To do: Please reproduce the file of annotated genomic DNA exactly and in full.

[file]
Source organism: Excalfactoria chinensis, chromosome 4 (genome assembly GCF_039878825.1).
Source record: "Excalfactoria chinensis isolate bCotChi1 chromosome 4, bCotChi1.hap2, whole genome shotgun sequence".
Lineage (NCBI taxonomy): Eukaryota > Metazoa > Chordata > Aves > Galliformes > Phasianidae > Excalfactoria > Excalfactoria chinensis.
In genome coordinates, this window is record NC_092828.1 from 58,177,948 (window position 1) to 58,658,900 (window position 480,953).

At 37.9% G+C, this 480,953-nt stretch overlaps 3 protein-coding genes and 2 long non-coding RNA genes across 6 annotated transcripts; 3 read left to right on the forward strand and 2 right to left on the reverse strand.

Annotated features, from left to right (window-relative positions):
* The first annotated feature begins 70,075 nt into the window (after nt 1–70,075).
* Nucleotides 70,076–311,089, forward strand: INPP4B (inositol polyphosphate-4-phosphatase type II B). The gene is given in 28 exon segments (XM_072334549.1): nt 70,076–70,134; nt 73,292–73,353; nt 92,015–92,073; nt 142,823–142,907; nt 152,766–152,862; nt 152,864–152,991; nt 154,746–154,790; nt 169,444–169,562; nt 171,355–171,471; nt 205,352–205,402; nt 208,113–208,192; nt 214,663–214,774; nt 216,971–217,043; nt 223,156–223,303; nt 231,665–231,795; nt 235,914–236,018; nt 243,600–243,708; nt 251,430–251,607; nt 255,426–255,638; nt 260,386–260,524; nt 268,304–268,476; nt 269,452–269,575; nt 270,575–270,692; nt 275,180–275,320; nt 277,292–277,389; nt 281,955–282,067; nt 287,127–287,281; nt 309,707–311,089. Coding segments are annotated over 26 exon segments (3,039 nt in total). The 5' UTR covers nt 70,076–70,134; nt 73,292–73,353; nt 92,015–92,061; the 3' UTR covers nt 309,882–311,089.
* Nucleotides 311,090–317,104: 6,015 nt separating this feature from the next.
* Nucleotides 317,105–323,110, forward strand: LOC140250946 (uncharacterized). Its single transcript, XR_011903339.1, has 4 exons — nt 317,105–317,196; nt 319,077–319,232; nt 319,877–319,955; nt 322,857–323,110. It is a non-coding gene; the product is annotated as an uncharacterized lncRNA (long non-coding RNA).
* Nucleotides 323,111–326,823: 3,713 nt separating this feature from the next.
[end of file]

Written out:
Source organism: Excalfactoria chinensis, chromosome 4 (genome assembly GCF_039878825.1).
Source record: "Excalfactoria chinensis isolate bCotChi1 chromosome 4, bCotChi1.hap2, whole genome shotgun sequence".
Lineage (NCBI taxonomy): Eukaryota > Metazoa > Chordata > Aves > Galliformes > Phasianidae > Excalfactoria > Excalfactoria chinensis.
In genome coordinates, this window is record NC_092828.1 from 58,177,948 (window position 1) to 58,658,900 (window position 480,953).

At 37.9% G+C, this 480,953-nt stretch overlaps 3 protein-coding genes and 2 long non-coding RNA genes across 6 annotated transcripts; 3 read left to right on the forward strand and 2 right to left on the reverse strand.

Annotated features, from left to right (window-relative positions):
* The first annotated feature begins 70,075 nt into the window (after nt 1–70,075).
* Nucleotides 70,076–311,089, forward strand: INPP4B (inositol polyphosphate-4-phosphatase type II B). The gene is given in 28 exon segments (XM_072334549.1): nt 70,076–70,134; nt 73,292–73,353; nt 92,015–92,073; nt 142,823–142,907; nt 152,766–152,862; nt 152,864–152,991; nt 154,746–154,790; nt 169,444–169,562; nt 171,355–171,471; nt 205,352–205,402; nt 208,113–208,192; nt 214,663–214,774; nt 216,971–217,043; nt 223,156–223,303; nt 231,665–231,795; nt 235,914–236,018; nt 243,600–243,708; nt 251,430–251,607; nt 255,426–255,638; nt 260,386–260,524; nt 268,304–268,476; nt 269,452–269,575; nt 270,575–270,692; nt 275,180–275,320; nt 277,292–277,389; nt 281,955–282,067; nt 287,127–287,281; nt 309,707–311,089. Coding segments are annotated over 26 exon segments (3,039 nt in total). The 5' UTR covers nt 70,076–70,134; nt 73,292–73,353; nt 92,015–92,061; the 3' UTR covers nt 309,882–311,089.
* Nucleotides 311,090–317,104: 6,015 nt separating this feature from the next.
* Nucleotides 317,105–323,110, forward strand: LOC140250946 (uncharacterized). Its single transcript, XR_011903339.1, has 4 exons — nt 317,105–317,196; nt 319,077–319,232; nt 319,877–319,955; nt 322,857–323,110. It is a non-coding gene; the product is annotated as an uncharacterized lncRNA (long non-coding RNA).
* Nucleotides 323,111–326,823: 3,713 nt separating this feature from the next.